(2012). We revealed that a higher progressivity decreases the eﬀect of the model uncertainty

on the inﬂation rate, output gap, and interest rate. Moreover, suﬃciently higher progressivity

brings the economy into the determinate equilibrium even though the stronger model uncer-

tainty brings the economy to indeterminate equilibria. These results show that progressive

taxation on labor income contributes to stabilizing the economy when model uncertainty exists

by mitigating the eﬀects of the model uncertainty in terms of macroeconomic variance and

equilibrium determinacy.

26

Appendix

A.1 Proofs for Propositions 1 and 2

In this section, we derive the signs of the coeﬃcients in measure (27) and give the proofs for

Propositions 1 and 2 under Assumptions 1 and 2.

A.1.1 Proof for Proposition 1 and Inequality (28)

First of all, we show signs of the partial derivatives of κ(ϕn),qπ(ϕn),qx(ϕn),κ(ϕn)/α(ϕn),

µπ(ϕn), and µy(ϕn)with respect to ϕn. The signs of ∂µπ/∂ϕnand ∂µy/∂ϕnare give as follows:

∂µπ(ϕn)

∂ϕn

=1

1−ϕn

+ϕ+ϕn

(1 −ϕn)2>0,(A.1)

∂µy(ϕn)

∂ϕn

=1

1−ϕn

+1 + ϕ+ϕn

(1 −ϕn)2>0,(A.2)

Using (A.2) and (A.1), we obtain the signs of ∂κ(ϕn)/∂ϕnand ∂qx(ϕn)/∂ϕn:

∂κ(ϕn)

∂ϕn

=λ∂µy

∂ϕn

>0,(A.3)

∂qπ(ϕn)

∂ϕn

=−ϵ

λ

1−Φ

(1 + ϕ+ϕn)2<0,(A.4)

∂qx(ϕn)

∂ϕn

= Φ ∂µy

∂ϕn

>0,(A.5)

∂κ(ϕn)

α(ϕn)

∂ϕn

=ϵ(1 −Φ)(1 + ϕ)2

[(1 + ϕ)((1 −ϕn) + ϕnΦ) + ϕnΦ] >0.(A.6)

where Φ=1−(ϵ−η(ϵ−1))/ϵ < 1denotes the steady state wedge of the marginal rate of

substitution between consumption and leisure and the marginal product of labor.19

Now we derive the sign of −∂2|cπ(θ,ϕn)|

∂θ∂ ϕn.−∂2|cπ(θ,ϕn)|

∂θ∂ ϕnis given as follows:

−∂2|cπ(θ, ϕn)|

∂θ∂ϕn

=1/θ2

ω(θ, ϕn)2

∂qπ(ϕn)

∂ϕn

−2qπ(ϕn)/θ2

ω(θ, ϕn)3

κ(ϕn)

α(ϕn)

∂κ(ϕn)

∂ϕn

+κ(ϕn)∂κ(ϕn)

∂ϕn

∂ϕn

−1

θ

∂qπ(ϕn)

∂ϕn

.

(A.7)

The ﬁrst term, 1/θ2

ω(θ,ϕn)2

∂qπ(ϕn)

∂ϕnis negative because ∂qπ(ϕn)

∂ϕnis negative. The terms in bracket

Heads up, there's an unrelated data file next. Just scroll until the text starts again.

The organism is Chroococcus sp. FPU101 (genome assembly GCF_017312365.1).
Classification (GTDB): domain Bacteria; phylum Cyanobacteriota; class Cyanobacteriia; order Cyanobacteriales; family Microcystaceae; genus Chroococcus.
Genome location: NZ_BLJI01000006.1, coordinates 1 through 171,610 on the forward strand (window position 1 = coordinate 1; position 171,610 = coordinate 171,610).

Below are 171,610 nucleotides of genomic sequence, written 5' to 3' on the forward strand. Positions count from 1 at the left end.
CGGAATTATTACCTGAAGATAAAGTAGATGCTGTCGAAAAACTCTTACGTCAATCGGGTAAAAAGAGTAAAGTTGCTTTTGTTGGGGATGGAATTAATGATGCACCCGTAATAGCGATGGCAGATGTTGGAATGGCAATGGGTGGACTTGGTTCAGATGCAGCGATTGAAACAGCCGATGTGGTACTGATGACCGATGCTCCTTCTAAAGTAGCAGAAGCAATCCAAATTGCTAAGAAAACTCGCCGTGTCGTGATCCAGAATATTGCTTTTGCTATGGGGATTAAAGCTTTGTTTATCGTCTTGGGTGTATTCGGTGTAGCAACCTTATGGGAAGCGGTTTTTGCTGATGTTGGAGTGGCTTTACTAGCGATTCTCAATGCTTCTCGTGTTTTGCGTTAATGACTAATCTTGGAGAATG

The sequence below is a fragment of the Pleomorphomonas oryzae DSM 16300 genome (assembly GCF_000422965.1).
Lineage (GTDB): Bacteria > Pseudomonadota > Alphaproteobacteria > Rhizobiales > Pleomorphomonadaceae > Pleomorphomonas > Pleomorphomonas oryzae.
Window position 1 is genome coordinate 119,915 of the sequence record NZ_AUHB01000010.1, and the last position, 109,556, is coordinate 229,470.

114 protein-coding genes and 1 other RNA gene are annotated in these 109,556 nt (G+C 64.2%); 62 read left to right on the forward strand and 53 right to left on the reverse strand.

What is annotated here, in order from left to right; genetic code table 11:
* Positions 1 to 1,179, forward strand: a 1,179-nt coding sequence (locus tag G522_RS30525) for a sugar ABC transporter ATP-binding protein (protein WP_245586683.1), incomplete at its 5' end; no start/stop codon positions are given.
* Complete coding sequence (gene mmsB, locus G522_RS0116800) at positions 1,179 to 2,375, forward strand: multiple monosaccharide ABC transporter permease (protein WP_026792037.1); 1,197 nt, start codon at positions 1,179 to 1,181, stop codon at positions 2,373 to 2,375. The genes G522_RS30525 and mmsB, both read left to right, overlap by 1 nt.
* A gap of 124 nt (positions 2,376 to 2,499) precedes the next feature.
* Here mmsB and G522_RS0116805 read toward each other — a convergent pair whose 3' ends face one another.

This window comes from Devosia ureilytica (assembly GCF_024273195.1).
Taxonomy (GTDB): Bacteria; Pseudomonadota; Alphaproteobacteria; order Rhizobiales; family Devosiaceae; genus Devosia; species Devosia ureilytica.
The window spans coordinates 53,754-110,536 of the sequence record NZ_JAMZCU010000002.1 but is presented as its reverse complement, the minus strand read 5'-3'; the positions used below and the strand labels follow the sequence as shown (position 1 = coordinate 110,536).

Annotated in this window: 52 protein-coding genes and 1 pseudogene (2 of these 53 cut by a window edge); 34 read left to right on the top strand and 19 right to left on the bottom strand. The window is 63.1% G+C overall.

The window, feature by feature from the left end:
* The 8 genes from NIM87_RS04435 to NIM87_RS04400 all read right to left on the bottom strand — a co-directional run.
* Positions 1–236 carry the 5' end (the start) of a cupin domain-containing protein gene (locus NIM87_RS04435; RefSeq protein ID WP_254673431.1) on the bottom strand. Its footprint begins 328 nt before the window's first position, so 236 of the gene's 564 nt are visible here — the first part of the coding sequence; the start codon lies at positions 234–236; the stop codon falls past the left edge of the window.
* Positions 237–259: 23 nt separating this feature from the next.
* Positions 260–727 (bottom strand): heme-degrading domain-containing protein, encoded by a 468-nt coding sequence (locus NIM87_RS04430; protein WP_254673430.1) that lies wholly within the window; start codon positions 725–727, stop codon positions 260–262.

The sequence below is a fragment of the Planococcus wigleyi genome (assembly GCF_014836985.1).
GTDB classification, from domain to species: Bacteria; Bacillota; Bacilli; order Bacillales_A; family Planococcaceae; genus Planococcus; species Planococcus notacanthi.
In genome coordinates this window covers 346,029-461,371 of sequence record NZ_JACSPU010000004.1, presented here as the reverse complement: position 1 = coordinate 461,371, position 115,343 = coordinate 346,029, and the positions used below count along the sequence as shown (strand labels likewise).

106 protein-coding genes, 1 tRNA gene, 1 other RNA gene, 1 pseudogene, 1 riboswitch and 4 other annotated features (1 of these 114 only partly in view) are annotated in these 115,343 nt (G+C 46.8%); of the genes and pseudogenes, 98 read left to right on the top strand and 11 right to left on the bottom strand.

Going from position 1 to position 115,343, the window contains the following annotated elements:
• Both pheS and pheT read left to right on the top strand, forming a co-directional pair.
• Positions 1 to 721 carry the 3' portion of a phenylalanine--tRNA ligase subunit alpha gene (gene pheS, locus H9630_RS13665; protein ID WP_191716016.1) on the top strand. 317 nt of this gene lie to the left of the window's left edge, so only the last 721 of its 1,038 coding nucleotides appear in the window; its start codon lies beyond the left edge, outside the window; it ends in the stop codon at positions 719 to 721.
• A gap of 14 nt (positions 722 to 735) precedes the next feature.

in the second term are all positive , because ∂κ(ϕn)

∂ϕn>0,∂[κ(ϕn)/α(ϕn)]

∂ϕn>0, and ∂qπ(ϕn)

∂ϕn<0.

Therefore, the second term is also negative if ω(θ, ϕn)>0. By combining these signs, we obtain

(28) and Proposition 1:

−∂2|cπ(θ, ϕn)|

∂θ∂ϕn

<0if ω(θ, ϕn)>0.(A.8)

19See Mattesini and Rossi (2012, p.855) for a detailed derivation of Φ.

27

□

A.1.2 Proof for Proposition 2

Now we derive the sign of −∂2|cx(θ,ϕn)|

∂θ∂ ϕnand −∂2|ci(θ,ϕn)|

∂θ∂ ϕn:

−∂2|cx(θ, ϕn)|

∂θ∂ϕn

=1/θ2

ω(θ, ϕn)2

qπ(ϕn)∂κ(ϕn)

α(ϕn)

∂ϕn

−κ(ϕn)

α(ϕn)

∂qπ

∂ϕn

−2κ(ϕn)/α(ϕn)

ω(θ, ϕn)3

qπ(ϕn)

θ2

κ(ϕn)∂κ(ϕn)

α(ϕn)

∂ϕn

+κ(ϕn)

α(ϕn)

∂κ(ϕn)

∂ϕn

−1

θ

∂qπ(ϕn)

∂ϕn

(A.9)

−∂2|ci(θ, ϕn)|

∂θ∂ϕn

=−σ

γc

∂2|ci(θ, ϕn)|

∂θ∂ϕn

.(A.10)

First, we ensure the sign of the ﬁrst term in the brackets:

qπ(ϕn)∂κ(ϕn)

α(ϕn)

∂ϕn

−κ(ϕn)

α(ϕn)

∂qπ

∂ϕn

=ϵ2(1 −Φ)

λ

(2ϕn+ϕϕn)(1 −Φ) + ϕ3+ 3ϕ2+ 2ϕ+ 2ϕϕn+ϕ2ϕn

(1 + ϕ+ϕn)2[(1 + ϕ)((1 −ϕn) + ϕnΦ) + ϕnΦ]2>0

(A.11)

Since Φ<1, the sign of the ﬁrst term is positive. On the other hand, the sign of the second

term is negative, because ∂κ(ϕn)

∂ϕn>0,∂[κ(ϕn)/α(ϕn)]

∂ϕn>0, and ∂qπ(ϕn)

∂ϕn<0.

Calculating the summation of the ﬁrst and second terms is too complicated. Therefore, the

sign of −∂2|cx(θ,ϕn)|

∂θ∂ ϕnand −∂2|ci(θ,ϕn)|

∂θ∂ ϕnis ambiguous.

A.2 Detection error probability

A.2.1 Approximating model

Before calculating the detection error probability, we have to derive the approximating model.

We can consider the case that the central bank design the policy supposing model misspeciﬁca-

tion but there are no misspeciﬁcation. This is called the approximating model in the literature

of robust control (Leitemo and Söderström, 2008a,b; Giordani and Söderlind, 2004). In this

paper, we obtain the approximating model by substituting the policy function of nominal in-

terest rate under robust policy it=ci(θ, ϕn)into the non-distorted structural equation (i.e.,

νu

t= 0). The following are the obtained policy function of inﬂation and output gap under the

approximating model, respectively:20

πt=ca

π(θ, ϕn)ut,(A.12)

xt=ca

x(θ, ϕn)ut,(A.13)

20The obtained coeﬃcient ca

xis identical to cxin Eq. (21).

28

where

ca

π= 1 −κ(ϕn)2

α(ϕn)ω(θ, ϕn),

ca

x=−κ(ϕn)

α(ϕn)ω(θ, ϕn).

A.2.2 Detection error probability

Now we describe in detail the calculation of the detection error probability. The overall deﬁnition

of detection error probability is expressed as follows (Giordani and Söderlind, 2004):

p(θ) = 1

2×Prob(LA> LW|W) + 1

2×Prob(LW> LA|A),

where LAand LWdenote the values of the likelihood of the approximating model and worst-

case scenario (i.e., robust monetary policy), respectively. The notations Aand Wdenote the

approximating model and worst-case scenario, respectively.

Given the data from the model, the probability is calculated as the rate of wrong choices

between the worst-case scenario and the approximating model. The detection error probability

thus indicates the diﬃculty of distinguishing between models with and without misspeciﬁcation.